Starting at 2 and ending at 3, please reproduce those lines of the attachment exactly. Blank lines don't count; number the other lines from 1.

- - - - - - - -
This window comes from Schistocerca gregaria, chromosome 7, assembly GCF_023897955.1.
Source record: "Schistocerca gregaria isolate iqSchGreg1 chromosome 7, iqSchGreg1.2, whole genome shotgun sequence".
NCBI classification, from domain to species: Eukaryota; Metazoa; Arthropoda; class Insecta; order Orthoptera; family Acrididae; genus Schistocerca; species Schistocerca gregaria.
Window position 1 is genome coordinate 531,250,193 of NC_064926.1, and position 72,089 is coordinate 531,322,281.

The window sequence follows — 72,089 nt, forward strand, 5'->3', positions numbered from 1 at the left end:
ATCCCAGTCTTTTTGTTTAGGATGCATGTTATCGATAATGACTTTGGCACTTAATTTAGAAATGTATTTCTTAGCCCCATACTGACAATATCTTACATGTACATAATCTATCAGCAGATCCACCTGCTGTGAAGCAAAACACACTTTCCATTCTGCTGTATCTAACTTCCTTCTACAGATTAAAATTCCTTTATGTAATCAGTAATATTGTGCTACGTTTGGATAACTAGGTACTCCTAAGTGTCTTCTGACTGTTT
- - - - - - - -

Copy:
Source record: "Schistocerca gregaria isolate iqSchGreg1 chromosome 7, iqSchGreg1.2, whole genome shotgun sequence".
NCBI classification, from domain to species: Eukaryota; Metazoa; Arthropoda; class Insecta; order Orthoptera; family Acrididae; genus Schistocerca; species Schistocerca gregaria.